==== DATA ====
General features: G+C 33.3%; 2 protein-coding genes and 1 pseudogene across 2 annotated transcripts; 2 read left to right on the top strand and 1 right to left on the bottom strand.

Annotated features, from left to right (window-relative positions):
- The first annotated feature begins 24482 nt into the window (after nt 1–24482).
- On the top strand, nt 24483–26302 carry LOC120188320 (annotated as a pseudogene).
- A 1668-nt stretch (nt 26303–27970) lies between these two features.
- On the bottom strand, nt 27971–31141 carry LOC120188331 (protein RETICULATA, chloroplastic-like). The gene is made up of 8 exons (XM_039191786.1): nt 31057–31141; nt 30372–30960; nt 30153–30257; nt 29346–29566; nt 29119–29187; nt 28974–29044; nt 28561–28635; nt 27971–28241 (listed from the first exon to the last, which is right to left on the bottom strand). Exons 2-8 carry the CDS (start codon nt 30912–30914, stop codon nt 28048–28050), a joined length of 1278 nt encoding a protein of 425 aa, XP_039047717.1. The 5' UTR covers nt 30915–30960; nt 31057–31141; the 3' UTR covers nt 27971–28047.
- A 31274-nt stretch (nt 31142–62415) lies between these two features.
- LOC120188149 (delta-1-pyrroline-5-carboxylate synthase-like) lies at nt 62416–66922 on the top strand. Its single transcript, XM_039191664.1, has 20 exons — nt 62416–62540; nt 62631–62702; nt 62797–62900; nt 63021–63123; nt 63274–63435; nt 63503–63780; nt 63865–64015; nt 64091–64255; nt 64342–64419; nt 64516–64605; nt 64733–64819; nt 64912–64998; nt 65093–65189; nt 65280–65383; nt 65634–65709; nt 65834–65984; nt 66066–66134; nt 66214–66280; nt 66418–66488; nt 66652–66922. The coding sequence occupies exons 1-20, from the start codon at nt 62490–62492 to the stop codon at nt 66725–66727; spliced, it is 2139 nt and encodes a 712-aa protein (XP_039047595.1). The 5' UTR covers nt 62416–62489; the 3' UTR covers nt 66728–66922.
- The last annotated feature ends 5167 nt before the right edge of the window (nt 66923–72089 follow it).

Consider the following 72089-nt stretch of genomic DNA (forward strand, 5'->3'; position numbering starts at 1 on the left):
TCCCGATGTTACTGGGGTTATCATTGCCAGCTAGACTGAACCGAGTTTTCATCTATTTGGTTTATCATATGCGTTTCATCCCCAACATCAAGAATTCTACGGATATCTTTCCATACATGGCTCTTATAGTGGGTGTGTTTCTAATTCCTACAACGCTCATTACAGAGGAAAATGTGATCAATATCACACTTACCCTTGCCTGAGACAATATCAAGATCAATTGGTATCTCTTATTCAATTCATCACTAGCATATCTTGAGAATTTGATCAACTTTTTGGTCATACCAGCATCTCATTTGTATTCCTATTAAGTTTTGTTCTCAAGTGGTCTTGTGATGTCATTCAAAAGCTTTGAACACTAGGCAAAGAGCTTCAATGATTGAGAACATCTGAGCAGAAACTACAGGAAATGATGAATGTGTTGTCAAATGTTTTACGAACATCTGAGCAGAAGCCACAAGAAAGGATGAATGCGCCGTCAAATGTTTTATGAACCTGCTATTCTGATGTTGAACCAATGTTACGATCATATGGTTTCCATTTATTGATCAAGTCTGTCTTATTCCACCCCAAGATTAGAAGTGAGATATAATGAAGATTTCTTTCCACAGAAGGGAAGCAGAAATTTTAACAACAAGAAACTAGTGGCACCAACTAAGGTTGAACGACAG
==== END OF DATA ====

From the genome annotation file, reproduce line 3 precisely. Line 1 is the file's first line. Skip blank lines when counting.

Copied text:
- The first annotated feature begins 24482 nt into the window (after nt 1–24482).